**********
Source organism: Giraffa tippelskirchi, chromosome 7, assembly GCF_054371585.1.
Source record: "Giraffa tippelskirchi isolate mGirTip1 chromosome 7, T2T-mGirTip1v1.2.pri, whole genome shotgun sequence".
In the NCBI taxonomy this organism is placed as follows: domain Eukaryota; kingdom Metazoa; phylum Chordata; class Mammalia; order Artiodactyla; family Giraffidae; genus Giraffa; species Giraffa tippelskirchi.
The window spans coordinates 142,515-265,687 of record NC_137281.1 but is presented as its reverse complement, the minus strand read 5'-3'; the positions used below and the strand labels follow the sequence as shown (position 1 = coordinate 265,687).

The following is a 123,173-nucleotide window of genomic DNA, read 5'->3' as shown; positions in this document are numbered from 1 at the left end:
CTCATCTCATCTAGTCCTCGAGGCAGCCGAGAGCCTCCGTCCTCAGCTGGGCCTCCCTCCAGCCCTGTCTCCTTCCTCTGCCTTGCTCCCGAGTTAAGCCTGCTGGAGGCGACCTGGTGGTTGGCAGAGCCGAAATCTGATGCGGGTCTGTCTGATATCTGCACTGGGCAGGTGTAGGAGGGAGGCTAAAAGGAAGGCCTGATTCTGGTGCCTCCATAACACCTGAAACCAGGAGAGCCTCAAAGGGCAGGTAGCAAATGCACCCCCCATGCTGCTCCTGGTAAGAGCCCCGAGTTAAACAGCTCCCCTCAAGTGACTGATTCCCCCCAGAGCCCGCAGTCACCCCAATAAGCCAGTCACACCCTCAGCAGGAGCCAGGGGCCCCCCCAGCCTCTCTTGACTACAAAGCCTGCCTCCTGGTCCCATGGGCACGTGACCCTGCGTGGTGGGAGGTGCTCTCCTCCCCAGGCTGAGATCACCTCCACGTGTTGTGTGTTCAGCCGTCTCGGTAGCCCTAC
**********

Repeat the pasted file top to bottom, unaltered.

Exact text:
Source organism: Giraffa tippelskirchi, chromosome 7, assembly GCF_054371585.1.
Source record: "Giraffa tippelskirchi isolate mGirTip1 chromosome 7, T2T-mGirTip1v1.2.pri, whole genome shotgun sequence".
In the NCBI taxonomy this organism is placed as follows: domain Eukaryota; kingdom Metazoa; phylum Chordata; class Mammalia; order Artiodactyla; family Giraffidae; genus Giraffa; species Giraffa tippelskirchi.
The window spans coordinates 142,515-265,687 of record NC_137281.1 but is presented as its reverse complement, the minus strand read 5'-3'; the positions used below and the strand labels follow the sequence as shown (position 1 = coordinate 265,687).

The following is a 123,173-nucleotide window of genomic DNA, read 5'->3' as shown; positions in this document are numbered from 1 at the left end:
CTCATCTCATCTAGTCCTCGAGGCAGCCGAGAGCCTCCGTCCTCAGCTGGGCCTCCCTCCAGCCCTGTCTCCTTCCTCTGCCTTGCTCCCGAGTTAAGCCTGCTGGAGGCGACCTGGTGGTTGGCAGAGCCGAAATCTGATGCGGGTCTGTCTGATATCTGCACTGGGCAGGTGTAGGAGGGAGGCTAAAAGGAAGGCCTGATTCTGGTGCCTCCATAACACCTGAAACCAGGAGAGCCTCAAAGGGCAGGTAGCAAATGCACCCCCCATGCTGCTCCTGGTAAGAGCCCCGAGTTAAACAGCTCCCCTCAAGTGACTGATTCCCCCCAGAGCCCGCAGTCACCCCAATAAGCCAGTCACACCCTCAGCAGGAGCCAGGGGCCCCCCCAGCCTCTCTTGACTACAAAGCCTGCCTCCTGGTCCCATGGGCACGTGACCCTGCGTGGTGGGAGGTGCTCTCCTCCCCAGGCTGAGATCACCTCCACGTGTTGTGTGTTCAGCCGTCTCGGTAGCCCTAC